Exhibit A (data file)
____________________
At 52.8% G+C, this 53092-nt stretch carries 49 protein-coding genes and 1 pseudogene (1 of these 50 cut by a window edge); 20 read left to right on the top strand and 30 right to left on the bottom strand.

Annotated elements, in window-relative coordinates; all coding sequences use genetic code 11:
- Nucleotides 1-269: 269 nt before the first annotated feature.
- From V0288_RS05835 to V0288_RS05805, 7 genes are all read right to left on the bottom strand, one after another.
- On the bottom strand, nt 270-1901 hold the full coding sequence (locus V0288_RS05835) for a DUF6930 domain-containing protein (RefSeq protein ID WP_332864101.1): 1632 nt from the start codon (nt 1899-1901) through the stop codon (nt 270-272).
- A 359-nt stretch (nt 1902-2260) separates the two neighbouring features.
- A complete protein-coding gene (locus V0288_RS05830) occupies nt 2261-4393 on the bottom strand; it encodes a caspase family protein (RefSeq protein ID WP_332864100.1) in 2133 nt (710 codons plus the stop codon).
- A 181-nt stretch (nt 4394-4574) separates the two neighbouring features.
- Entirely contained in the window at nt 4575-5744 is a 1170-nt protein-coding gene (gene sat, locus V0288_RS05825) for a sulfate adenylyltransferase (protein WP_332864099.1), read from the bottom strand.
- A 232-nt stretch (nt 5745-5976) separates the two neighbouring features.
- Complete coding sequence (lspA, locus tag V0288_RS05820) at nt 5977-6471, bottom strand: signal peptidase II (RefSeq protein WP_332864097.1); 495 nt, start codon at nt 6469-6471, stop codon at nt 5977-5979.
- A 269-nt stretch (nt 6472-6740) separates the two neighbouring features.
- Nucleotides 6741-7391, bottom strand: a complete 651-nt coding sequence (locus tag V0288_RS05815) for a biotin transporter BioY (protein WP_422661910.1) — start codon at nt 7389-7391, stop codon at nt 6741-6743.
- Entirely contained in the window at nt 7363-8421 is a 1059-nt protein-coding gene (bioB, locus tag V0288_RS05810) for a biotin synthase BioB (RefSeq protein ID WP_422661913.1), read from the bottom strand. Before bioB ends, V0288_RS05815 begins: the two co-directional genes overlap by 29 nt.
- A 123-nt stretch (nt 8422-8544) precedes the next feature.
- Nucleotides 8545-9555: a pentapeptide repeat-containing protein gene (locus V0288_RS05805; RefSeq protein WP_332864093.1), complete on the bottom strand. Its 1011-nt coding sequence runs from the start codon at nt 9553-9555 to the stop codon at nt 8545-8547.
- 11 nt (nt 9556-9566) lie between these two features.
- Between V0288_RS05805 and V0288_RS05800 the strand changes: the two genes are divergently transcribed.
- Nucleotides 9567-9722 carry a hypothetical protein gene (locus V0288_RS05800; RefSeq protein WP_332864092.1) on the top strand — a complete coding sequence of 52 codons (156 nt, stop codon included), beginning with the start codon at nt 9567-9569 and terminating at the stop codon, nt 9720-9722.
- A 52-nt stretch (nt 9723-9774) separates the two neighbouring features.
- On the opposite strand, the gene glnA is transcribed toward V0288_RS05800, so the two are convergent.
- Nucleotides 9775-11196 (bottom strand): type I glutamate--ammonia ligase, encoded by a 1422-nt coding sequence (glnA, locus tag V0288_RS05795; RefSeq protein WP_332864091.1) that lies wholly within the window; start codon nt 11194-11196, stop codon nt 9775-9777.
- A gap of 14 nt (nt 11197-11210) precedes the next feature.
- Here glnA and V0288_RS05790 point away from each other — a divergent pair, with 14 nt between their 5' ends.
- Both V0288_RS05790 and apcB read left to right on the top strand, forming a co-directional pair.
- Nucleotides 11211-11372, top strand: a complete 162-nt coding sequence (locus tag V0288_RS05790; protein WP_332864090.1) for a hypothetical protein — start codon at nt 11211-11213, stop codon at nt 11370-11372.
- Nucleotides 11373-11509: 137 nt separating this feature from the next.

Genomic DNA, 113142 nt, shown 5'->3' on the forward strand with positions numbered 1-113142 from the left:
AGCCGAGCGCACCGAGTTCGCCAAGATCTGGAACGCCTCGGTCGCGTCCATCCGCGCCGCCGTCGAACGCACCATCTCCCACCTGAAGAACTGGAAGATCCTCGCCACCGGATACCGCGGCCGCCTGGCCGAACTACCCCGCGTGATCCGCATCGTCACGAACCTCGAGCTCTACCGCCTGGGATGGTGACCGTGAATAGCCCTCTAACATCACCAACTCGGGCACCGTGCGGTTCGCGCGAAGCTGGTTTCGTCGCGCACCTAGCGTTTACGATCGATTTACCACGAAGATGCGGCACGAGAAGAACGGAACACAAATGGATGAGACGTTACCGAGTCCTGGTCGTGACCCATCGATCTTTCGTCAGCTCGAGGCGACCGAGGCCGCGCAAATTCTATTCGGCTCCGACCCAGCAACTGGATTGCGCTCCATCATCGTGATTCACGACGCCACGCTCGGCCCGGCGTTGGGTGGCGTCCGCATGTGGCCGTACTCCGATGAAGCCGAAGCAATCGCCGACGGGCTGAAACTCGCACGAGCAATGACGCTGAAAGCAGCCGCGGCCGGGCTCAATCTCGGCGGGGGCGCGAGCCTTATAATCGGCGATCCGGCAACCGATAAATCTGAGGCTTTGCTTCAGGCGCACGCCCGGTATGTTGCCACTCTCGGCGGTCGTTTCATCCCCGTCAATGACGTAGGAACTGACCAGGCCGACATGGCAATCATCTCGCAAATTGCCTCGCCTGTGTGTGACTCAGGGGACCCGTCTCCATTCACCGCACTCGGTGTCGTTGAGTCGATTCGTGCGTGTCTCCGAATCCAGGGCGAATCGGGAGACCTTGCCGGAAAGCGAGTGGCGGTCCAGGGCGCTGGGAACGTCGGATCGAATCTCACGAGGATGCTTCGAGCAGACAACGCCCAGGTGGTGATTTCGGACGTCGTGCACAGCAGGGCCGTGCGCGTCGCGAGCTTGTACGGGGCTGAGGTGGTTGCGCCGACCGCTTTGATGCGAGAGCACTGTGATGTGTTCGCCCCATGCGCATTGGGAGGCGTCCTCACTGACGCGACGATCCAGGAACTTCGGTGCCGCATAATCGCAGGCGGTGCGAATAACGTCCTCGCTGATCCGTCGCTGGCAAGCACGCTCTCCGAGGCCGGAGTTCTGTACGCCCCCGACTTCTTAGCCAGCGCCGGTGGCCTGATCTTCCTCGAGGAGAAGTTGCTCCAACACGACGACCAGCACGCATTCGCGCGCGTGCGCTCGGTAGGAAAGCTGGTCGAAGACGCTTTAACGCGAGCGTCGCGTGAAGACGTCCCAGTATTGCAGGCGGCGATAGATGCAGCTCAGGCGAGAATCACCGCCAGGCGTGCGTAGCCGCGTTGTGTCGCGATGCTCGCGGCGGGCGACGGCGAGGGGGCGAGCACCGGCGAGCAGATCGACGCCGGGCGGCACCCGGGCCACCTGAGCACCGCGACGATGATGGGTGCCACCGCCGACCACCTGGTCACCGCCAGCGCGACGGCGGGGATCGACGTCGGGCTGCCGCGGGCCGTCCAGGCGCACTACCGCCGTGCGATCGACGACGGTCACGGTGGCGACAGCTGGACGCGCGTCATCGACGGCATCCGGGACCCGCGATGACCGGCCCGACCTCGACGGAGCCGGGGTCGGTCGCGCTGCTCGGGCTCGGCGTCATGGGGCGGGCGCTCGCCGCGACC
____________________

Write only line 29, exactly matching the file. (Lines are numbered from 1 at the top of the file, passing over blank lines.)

AGCCGAGCGCACCGAGTTCGCCAAGATCTGGAACGCCTCGGTCGCGTCCATCCGCGCCGCCGTCGAACGCACCATCTCCCACCTGAAGAACTGGAAGATCCTCGCCACCGGATACCGCGGCCGCCTGGCCGAACTACCCCGCGTGATCCGCATCGTCACGAACCTCGAGCTCTACCGCCTGGGATGGTGACCGTGAATAGCCCTCTAACATCACCAACTCGGGCACCGTGCGGTTCGCGCGAAGCTGGTTTCGTCGCGCACCTAGCGTTTACGATCGATTTACCACGAAGATGCGGCACGAGAAGAACGGAACACAAATGGATGAGACGTTACCGAGTCCTGGTCGTGACCCATCGATCTTTCGTCAGCTCGAGGCGACCGAGGCCGCGCAAATTCTATTCGGCTCCGACCCAGCAACTGGATTGCGCTCCATCATCGTGATTCACGACGCCACGCTCGGCCCGGCGTTGGGTGGCGTCCGCATGTGGCCGTACTCCGATGAAGCCGAAGCAATCGCCGACGGGCTGAAACTCGCACGAGCAATGACGCTGAAAGCAGCCGCGGCCGGGCTCAATCTCGGCGGGGGCGCGAGCCTTATAATCGGCGATCCGGCAACCGATAAATCTGAGGCTTTGCTTCAGGCGCACGCCCGGTATGTTGCCACTCTCGGCGGTCGTTTCATCCCCGTCAATGACGTAGGAACTGACCAGGCCGACATGGCAATCATCTCGCAAATTGCCTCGCCTGTGTGTGACTCAGGGGACCCGTCTCCATTCACCGCACTCGGTGTCGTTGAGTCGATTCGTGCGTGTCTCCGAATCCAGGGCGAATCGGGAGACCTTGCCGGAAAGCGAGTGGCGGTCCAGGGCGCTGGGAACGTCGGATCGAATCTCACGAGGATGCTTCGAGCAGACAACGCCCAGGTGGTGATTTCGGACGTCGTGCACAGCAGGGCCGTGCGCGTCGCGAGCTTGTACGGGGCTGAGGTGGTTGCGCCGACCGCTTTGATGCGAGAGCACTGTGATGTGTTCGCCCCATGCGCATTGGGAGGCGTCCTCACTGACGCGACGATCCAGGAACTTCGGTGCCGCATAATCGCAGGCGGTGCGAATAACGTCCTCGCTGATCCGTCGCTGGCAAGCACGCTCTCCGAGGCCGGAGTTCTGTACGCCCCCGACTTCTTAGCCAGCGCCGGTGGCCTGATCTTCCTCGAGGAGAAGTTGCTCCAACACGACGACCAGCACGCATTCGCGCGCGTGCGCTCGGTAGGAAAGCTGGTCGAAGACGCTTTAACGCGAGCGTCGCGTGAAGACGTCCCAGTATTGCAGGCGGCGATAGATGCAGCTCAGGCGAGAATCACCGCCAGGCGTGCGTAGCCGCGTTGTGTCGCGATGCTCGCGGCGGGCGACGGCGAGGGGGCGAGCACCGGCGAGCAGATCGACGCCGGGCGGCACCCGGGCCACCTGAGCACCGCGACGATGATGGGTGCCACCGCCGACCACCTGGTCACCGCCAGCGCGACGGCGGGGATCGACGTCGGGCTGCCGCGGGCCGTCCAGGCGCACTACCGCCGTGCGATCGACGACGGTCACGGTGGCGACAGCTGGACGCGCGTCATCGACGGCATCCGGGACCCGCGATGACCGGCCCGACCTCGACGGAGCCGGGGTCGGTCGCGCTGCTCGGGCTCGGCGTCATGGGGCGGGCGCTCGCCGCGACC